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Discuss briefly the relationship between the dipole moment of a molecule and the polar character of the bonds within it. WIth this as a basis, account for the difference between the dipole moments of CH2F2 and CF4.
does anyone have any idea?
the greater the dipole moment of a molecule the more polar it's bonds.
A bond is polar when on atom is more electronegative than the other or the molecule is asymmetrical in geometry.
A bond is polar when an atom is more electronegative than the other. That is true. However, molecules made up of different atoms may have a dipole moment if they have atoms with different electronegativities AND they are not symmetrical. The CF4 molecule is tetrahedral but completely symmetrical; therefore, CF4 has no dipole moment even though C and F have different electronegativities. The individual polar C-F bonds add up to a net zero dipole moment for the molecule because of the symmetry of the tetrahedral arrangement. Replacing 2 of the F atoms with 2 H atoms destroys that symmetry.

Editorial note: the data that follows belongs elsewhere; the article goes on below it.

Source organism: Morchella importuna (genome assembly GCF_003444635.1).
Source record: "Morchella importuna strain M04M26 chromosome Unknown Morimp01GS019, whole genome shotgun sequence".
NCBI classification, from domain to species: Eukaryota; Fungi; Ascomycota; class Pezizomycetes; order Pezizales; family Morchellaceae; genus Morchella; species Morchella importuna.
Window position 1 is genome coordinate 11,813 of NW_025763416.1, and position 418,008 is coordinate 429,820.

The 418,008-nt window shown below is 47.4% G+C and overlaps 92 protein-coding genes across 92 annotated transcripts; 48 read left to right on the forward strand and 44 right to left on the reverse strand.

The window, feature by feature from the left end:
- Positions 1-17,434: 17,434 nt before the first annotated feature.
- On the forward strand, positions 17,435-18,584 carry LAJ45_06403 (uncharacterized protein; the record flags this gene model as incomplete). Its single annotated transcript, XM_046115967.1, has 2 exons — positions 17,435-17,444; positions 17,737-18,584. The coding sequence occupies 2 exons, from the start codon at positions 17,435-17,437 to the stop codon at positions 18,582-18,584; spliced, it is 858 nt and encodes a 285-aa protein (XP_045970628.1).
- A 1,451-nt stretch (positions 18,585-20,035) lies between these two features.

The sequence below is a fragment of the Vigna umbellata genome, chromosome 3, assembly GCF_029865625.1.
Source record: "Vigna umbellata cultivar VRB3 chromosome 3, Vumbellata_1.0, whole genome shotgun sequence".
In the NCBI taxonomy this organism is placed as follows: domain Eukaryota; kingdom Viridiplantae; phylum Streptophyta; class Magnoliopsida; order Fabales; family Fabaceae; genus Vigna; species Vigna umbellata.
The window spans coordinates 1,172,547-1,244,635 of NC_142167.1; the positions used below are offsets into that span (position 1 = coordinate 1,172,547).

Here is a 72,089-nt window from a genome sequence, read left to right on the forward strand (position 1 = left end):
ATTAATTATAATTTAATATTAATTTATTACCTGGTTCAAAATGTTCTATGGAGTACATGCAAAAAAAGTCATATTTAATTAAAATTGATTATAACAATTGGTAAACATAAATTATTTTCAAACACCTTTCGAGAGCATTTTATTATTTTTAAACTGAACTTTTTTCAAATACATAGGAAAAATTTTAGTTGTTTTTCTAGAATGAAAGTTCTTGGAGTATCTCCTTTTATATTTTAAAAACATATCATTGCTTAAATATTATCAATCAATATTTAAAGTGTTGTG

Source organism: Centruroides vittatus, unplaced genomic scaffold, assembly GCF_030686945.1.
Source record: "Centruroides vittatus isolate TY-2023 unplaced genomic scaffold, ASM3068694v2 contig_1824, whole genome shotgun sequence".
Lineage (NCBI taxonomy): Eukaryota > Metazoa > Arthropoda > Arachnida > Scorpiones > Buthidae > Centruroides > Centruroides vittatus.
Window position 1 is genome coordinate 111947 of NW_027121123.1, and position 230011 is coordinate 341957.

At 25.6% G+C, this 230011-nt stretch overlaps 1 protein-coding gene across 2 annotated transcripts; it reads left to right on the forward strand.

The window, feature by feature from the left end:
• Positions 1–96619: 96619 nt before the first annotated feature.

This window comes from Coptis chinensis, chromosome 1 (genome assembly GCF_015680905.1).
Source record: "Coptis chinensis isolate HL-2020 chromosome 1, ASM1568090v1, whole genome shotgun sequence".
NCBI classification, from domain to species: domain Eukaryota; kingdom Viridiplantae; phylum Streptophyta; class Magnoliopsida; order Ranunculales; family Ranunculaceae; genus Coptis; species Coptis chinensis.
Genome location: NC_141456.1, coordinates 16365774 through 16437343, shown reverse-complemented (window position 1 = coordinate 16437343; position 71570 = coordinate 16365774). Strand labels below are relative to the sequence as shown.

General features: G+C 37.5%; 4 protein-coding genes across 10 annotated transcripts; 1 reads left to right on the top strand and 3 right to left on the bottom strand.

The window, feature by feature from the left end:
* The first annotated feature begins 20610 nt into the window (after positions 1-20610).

what would the dipole moment be for CH2F2
Look on page one for the title "What causes chemical reactions to happen?" on the link below and you will see CH2F2 shows 2.29 Debeys. OR you can go to www.google.com and type in "dipole moment CH2F2" without the parenthese, click on the article and read all about it. I did that and never found the part that dealt with CH2F2 but perhaps I just overlooked it.
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In order to have a dipole moment (i.e., to be a polar molecule) a molecule must have polar bonds and must have a molecular geometry which is not symmetrical (i.e., one in which the vector sum of the bond dipoles 0).
In CH2F2 the C-F and C-H bonds are polar and the molecule is not symmetrical; therefore, the molecules is polar and would show a dipole moment.
In CF4 the C-F bonds are polar, but the molecule is symmetrical; therefore, the molecule is non-polar and would not show a dipole moment.